Watch the full video at https://rumble.com/v2ltidi-prejudice-not-required-for-claims-made-policy.html?mref=6ozih&mrefc=2 and at https://youtu.be/c-aFFXG35xY
Plaintiff appealed the trial order granting summary disposition in favor of defendant (no genuine issue of material fact) and the trial order granting in part and denying in part defendant’s motion for costs and attorney’s fees. Defendants appealed the trial court’s order granting in part and denying in part the motion for costs and attorney’s fees.
IN Maple Manor Rehabilitation Center, LLC v. Evanston Insurance Company, no. 359147, Court of Appeals of Michigan (April 27, 2023) resolved the disputes.
Dorothy Irvine, age 88, was admitted to Plaintiff, Maple Manor Rehabilitation Center (“Maple Manor”), on November 25, 2014, following a hospital stay. Around December 11, 2014, she was found lying on the floor of the rehabilitation center.
She passed away at the hospital on 16 December 2014. Irvine’s death certificate, issued on 17 December 2014, stated that her cause of death was atherosclerotic cardiovascular disease and that her manner of death was natural.
On July 20, 2017, Irvine’s son, as personal representative of Irvine’s estate, filed a wrongful death lawsuit against Maple Manor, alleging negligence (the “Irvine Lawsuit”). At the time the Irvine lawsuit was filed, Maple Manor had professional insurance in place with Evanston Insurance Company (“Defendant”). However, Maple Manor did not notify the defendant of the Irvine lawsuit when it was filed. Rather, Maple Manor defended the Irvine lawsuit itself.
On June 7, 2019, Maple Manor reported the Irvine lawsuit to its broker. On June 12, 2019, the defendant denied the request, stating that it was not notified of the claim in time as required by the policy.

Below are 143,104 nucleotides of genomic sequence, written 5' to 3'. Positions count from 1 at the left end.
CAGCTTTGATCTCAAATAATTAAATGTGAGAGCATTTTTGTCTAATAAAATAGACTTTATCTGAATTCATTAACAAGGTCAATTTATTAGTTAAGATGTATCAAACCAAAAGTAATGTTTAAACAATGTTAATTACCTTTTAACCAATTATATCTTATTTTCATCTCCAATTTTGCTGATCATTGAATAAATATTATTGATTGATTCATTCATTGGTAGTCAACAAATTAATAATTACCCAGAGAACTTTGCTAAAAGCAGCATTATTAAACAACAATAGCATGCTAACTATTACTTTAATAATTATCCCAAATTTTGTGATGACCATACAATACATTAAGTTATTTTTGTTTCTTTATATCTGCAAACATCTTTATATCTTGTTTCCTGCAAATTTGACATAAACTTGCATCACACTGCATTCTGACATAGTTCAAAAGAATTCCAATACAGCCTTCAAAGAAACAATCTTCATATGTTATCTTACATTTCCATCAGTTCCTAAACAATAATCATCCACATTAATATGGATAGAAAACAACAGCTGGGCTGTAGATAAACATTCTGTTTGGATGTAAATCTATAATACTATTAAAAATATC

Maple Manor then filed a complaint against the defendant for breach of contract.
The defendant argued that the policy issued to Maple Manor contained language requiring claims to be made during the policy period, and reported to the defendant “as soon as possible,” including “immediately” forwarding to Evanston any legal process to qualify for coverage.
The trial court found that notice given 18 months after the Irvine lawsuit had been filed was not “as soon as practicable” under the circumstances. The district court further held that the defendant was prejudiced by the late notice because Maple Manor removed all flexibility as to how the defendant would have defended the case, who it would have chosen as counsel, what strategies it would have used, etc. The district court agreed an order granting summary disposition in favor of the defendant.
Defendant subsequently sought attorneys’ fees of $26,581.60 plus costs of $491.20, based primarily on its claim that Maple Manor’s lawsuit was frivolous. The trial court granted defendant’s motion in part and denied in part, awarding defendant $491.20 in costs, as well as attorney’s fees incurred after the September 8, 2020 hearing on defendant’s first summary disposition motion in the amount of $13,708.80 for plaintiff’s failure to provide reasonable basis for his position.
For over a hundred years, Michigan jurisprudence has without exception adopted a working definition with a very specific legal understanding—being within a reasonable time under the circumstances.
The lawsuit in Irvine was filed against Maple Manor on July 20, 2017, but it wasn’t until June 7, 2019, nearly two years after the lawsuit was filed, that Maple Manor notified the defendants of the wrongful death lawsuit. Almost two years is not a reasonable time in any circumstances where Maple Manor fully participated in the trial with the same attorneys it has now and has offered no legitimate excuse and identified no impediment to informing the defendant of the Irvine process earlier.